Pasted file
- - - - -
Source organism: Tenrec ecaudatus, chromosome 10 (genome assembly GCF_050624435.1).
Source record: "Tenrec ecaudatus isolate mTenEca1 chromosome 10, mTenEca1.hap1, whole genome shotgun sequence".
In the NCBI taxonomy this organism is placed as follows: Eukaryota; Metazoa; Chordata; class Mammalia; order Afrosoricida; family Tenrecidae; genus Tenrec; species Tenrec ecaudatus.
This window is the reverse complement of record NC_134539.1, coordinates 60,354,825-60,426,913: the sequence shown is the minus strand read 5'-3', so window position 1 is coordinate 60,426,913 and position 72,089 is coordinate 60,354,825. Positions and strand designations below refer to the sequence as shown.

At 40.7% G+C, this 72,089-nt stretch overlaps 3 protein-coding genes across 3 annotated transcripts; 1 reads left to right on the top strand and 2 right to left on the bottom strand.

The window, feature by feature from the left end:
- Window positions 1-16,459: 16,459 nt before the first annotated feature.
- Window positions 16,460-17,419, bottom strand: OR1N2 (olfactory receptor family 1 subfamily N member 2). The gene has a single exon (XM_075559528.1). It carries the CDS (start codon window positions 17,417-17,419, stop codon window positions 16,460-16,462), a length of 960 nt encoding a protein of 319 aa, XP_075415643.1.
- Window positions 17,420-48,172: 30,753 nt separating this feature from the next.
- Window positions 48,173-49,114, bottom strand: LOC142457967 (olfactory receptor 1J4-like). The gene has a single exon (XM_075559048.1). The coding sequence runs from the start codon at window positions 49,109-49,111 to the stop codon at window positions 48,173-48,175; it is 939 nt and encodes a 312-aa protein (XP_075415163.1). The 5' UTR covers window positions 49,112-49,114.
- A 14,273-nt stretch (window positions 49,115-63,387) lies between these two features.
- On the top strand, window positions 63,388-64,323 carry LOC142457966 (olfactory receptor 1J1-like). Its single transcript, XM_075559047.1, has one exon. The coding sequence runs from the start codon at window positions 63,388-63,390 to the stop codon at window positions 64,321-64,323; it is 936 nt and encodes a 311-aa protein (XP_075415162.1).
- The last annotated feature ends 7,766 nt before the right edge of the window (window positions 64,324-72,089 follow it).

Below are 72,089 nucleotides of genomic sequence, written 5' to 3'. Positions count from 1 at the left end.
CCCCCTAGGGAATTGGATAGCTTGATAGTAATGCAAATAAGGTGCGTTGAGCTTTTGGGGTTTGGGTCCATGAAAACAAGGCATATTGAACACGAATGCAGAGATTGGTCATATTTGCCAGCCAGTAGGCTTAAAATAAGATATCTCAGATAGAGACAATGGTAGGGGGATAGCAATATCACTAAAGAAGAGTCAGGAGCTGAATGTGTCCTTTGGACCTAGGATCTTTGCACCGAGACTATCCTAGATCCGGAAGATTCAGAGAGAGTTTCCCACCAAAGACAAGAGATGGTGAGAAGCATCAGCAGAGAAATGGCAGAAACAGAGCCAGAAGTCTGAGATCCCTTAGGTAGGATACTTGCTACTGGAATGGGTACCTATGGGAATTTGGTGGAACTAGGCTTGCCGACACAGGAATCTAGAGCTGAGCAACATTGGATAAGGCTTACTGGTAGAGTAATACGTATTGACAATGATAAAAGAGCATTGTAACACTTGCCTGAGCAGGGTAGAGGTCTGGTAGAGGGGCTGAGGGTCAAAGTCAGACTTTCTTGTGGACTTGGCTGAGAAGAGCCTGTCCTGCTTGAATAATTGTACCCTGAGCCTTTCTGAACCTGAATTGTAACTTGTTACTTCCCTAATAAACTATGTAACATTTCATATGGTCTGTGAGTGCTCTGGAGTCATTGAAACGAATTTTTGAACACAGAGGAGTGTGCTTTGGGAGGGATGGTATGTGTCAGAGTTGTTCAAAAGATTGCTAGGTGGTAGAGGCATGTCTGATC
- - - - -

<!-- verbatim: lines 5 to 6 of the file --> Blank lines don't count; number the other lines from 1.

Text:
At 40.7% G+C, this 72,089-nt stretch overlaps 3 protein-coding genes across 3 annotated transcripts; 1 reads left to right on the top strand and 2 right to left on the bottom strand.

The window, feature by feature from the left end: